Venus and Adonis

size(cm): 55x65
Sale price£173 GBP


The tales from Ovid's Metamorphoses inspired Titian to paint what he called poetry, or poetry in painting.

The goddess Venus tries to stop her lover Adonis from going hunting. She clings to him, imploring him not to go, but Adonis looks at her impassively. His dogs tug at their leashes, echoing his impatience, as detailed in the tragic love story found in Ovid's The Metamorphoses. Cupid sleeps in the background, a symbol of Adonis's resistance to the pleas of Venus, since his ineffective arrows hang uselessly from a tree. The story ends tragically; During the hunt, the deadly Adonis is fatally gored by a boar.

Titian's loose, energetic brushstrokes give the painting a sense of spontaneity and movement. In some areas, such as Adonis's arm, the artist even painted with his finger. The dynamism of the composition arises from the torsion caused by the awkward pose of Venus, inspired by an ancient sculptural relief. Titian used rich colors, brilliant reflections, and lush scenery to create the painting's evocative and poignant mood.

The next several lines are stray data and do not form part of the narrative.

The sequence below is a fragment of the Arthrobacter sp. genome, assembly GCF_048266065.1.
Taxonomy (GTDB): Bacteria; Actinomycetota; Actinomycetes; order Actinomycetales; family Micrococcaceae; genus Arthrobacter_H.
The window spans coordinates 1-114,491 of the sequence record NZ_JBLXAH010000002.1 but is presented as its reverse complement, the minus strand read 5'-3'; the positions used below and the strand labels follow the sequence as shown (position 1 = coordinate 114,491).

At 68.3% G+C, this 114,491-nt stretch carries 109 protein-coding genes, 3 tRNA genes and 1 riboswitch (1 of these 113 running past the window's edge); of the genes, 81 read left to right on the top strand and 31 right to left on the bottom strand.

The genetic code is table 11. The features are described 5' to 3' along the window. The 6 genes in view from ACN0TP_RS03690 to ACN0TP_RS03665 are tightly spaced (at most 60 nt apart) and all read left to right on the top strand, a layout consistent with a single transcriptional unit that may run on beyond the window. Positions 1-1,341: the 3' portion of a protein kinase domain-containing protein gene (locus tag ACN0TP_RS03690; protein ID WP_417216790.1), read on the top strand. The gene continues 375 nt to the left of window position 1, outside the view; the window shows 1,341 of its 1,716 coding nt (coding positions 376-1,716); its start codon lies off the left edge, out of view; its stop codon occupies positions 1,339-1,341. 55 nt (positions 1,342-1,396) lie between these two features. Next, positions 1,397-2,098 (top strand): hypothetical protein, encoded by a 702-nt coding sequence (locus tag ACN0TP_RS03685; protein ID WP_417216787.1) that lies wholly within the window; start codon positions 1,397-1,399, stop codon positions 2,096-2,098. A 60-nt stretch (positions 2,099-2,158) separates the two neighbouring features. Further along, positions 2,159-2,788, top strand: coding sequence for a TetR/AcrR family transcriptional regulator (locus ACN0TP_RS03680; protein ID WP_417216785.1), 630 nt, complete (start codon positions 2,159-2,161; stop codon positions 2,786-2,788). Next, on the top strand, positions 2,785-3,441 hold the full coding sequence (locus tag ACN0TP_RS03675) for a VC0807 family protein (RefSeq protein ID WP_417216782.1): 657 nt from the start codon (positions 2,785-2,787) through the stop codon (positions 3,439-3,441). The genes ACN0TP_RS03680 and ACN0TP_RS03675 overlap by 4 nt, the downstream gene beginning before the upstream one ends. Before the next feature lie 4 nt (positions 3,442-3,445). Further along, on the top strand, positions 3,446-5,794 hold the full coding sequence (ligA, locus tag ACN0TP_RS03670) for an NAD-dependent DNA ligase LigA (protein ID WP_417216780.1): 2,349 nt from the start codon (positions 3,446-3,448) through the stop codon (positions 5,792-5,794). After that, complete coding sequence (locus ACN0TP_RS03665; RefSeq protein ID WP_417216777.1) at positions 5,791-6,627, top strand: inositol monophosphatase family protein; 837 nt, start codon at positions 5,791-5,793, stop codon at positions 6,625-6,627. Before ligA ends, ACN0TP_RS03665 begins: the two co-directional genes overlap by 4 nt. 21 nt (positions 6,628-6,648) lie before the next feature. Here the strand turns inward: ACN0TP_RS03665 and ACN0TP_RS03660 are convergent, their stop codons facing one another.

The mood of sensuality, conveyed by the beautiful representation of Venus, seen from behind, enhances the viewer's sense of the tragic end of this story, expressed through their exchanged glances and the frightened Cupid.

Titian's workshop made multiple versions of this composition, but this one is of exceptional quality and was painted by Titian himself.

Venus and Adonis was one of the most successful designs of Titian's later career. At least 30 versions are known to have been executed by the painter and his workshop, as well as independently by assistants and copyists during the painter's lifetime and immediately after, and the evolution of the composition over the years was very complex.

Technical examination of the work's underlying paint layers has revealed compositional changes that suggest the painting may have begun in the 1540s.

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